The half-shekel is omitted this time. In the earlier census, it was an equalizer; God commanded that the rich not give more than half a shekel, nor the poor less. By contrast, this census highlights the differences between individuals, from the array of the tribes and their banners around the Tabernacle, to the tasks assigned to each sub-clan of the Levites in the care and transportation of the Tabernacle.
Furthermore, this census is more complex than that first one. Two verbs repeat in the text in describing the action. They are forms of the Hebrew words nasa – to lift, and pakad – a complex root with a range of meanings including to remember, to visit, to punish, to redeem, and to command. For our purposes, we shall invoke the idea of remembering.
In verse 2, God commands Moses to “Lift up the heads of the whole congregation of Israel,” with the command Lift in the plural – meaning both Moses and Aaron are to perform the count. In the next verse, the command finishes, “count (remember) them according to those of military age, you and Aaron.”
When we analyze these two Hebrew verb roots according to the principle of first occurrences, a fascinating juxtaposition emerges. The root nasa appears in the human realm, while pakad is in that of the divine.
The first occurrence of nasa is Genesis 4:7. God admonishes Cain after rejecting his offering: “Is it not true that if you do well, it shall be uplifted?” This is probably best translated as, “Isn’t it the case that if you improve, your offerings will be accepted?” We all know the outcome of that scene.
In Genesis 21:1, “God remembered (pakad) Sarah,” and the impending birth of Isaac was announced. This verb surfaces again at the end of Genesis (50:24), when Joseph is about to die. “And God shall surely remember you…and will take you out of this land of Egypt, to the land promised to Abraham, Isaac, and Jacob.” In fact, Joseph makes his brothers swear an oath on these very words: “God will surely remember you; and you, bring up my bones from here” (Gen. 50:25).
Not only is that oath passed down; it gives it hope for the future when Israel is enslaved in Egypt, and it is the remnant that ties Israel to its deep past. The proof that this remained embedded in the Israelites’ consciousness is when (Ex. 4:31): “The people believed, and they heard that God remembered Israel…and they bowed their heads and prostrated themselves” – though to what exactly, they knew not.
Now, as we embark on the wanderings of the book of Numbers, we believe that we know.
How wrong we are!
The opening sequence describes the battle array and the order of march the Israelites will follow as they head off to take possession of the Promised Land. So yes, it appears they have remembered God’s promise – to return Abraham’s descendants to the land of Israel. But they have forgotten all that came between: the need not merely for strong leadership, but for a cohesive society to follow those leaders; not merely the right to be taken care of, but the obligation to care for others. Not merely the blessings of the manna, the divine pillars of fire and smoke, but the spiritual qualities and ritual observances required to maintain the covenantal relationship. It will take forty years to begin to learn – to re-learn all that the Torah requires of us.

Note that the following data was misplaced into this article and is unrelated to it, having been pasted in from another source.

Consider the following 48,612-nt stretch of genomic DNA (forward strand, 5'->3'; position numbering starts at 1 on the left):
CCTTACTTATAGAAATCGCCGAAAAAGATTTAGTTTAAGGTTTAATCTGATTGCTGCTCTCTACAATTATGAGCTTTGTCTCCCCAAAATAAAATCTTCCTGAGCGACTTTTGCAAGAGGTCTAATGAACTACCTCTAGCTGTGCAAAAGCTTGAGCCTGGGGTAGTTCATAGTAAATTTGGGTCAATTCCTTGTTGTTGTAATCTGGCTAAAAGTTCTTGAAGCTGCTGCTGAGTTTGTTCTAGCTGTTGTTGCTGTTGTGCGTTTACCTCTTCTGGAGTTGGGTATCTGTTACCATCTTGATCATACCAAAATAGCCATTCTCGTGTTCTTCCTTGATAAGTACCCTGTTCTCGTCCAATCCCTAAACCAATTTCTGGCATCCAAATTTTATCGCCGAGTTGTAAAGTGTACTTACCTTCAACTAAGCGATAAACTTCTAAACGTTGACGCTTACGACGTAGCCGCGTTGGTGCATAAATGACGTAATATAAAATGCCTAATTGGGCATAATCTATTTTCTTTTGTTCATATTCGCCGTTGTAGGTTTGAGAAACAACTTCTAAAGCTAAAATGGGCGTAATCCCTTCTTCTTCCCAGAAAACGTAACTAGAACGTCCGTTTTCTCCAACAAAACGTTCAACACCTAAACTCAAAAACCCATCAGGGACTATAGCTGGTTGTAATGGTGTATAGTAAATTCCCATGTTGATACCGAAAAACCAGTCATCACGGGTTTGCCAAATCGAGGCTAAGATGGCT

So it remains today. God continually offers us the opportunity to combine human volition – lifting – with divine providence – remembering. Like Cain, we frequently end up not being up to the task. Forty years on, though not yet ready, we shall be propelled across the Jordan River.
Still, God’s delays are not God’s denials. The theme of the book of Numbers is the tension and the balance between the nation of Israel and the individual Jew: balancing our individual destinies with the eternal arc of the destiny of the Jewish people, as well as taking our proper role in the hierarchy of the nation. For the generations that perished in the wilderness, this may seem a bitter lesson – a remembering, in the sense of chastisement. For those who are able to regard themselves as part of the overall destiny of the Jewish nation, it is no longer purely bitter. “Is it not the case that if you improve, it shall be uplifted?” Is it not within the power of each of us, individually, to better the situation?
The book of Numbers is a contorted knot of clashing narratives. Starting with a clear description of each person’s place in society – both literally, in the configuration of the camp, and more broadly in terms of specific tasks assigned by family and by clan – the book quickly moves on to describe the Israelites’ descent into rebellion. People are not content to be who and what they are, but all seek to grasp something that has been assigned to someone else. Above and beyond the standard grumbling over food and water, we shall see the people in rebellion against the leadership of Moses and Aaron, both by upstart groups of Levites – their own kin – as well as by other groups within the nation. Moses and Aaron themselves will violate a direct command from God. Finally, the entire people will throw off the yoke of Heaven and descend into casual idol worship born of sexual wantonness.
Are these truly the people chosen to bring God’s Presence into this world? As we have seen over and over again from the earliest pages of the Torah, the bearers of the blessing and of God’s message are not perfect, but the Torah insists that we strive to perfect ourselves. Chosenness is decidedly not the concept that “God chooses an imperfect vessel to do His perfect work.” Rather, it is a two-way street: God chooses Israel to receive God’s message. Israel, for its part, dare not engage with the challenge. And now that the Torah has come into this world, anyone can choose to follow it. Can choose to become chosen. As the book of Numbers will demonstrate, it is not an easy path.
Yours for a better world.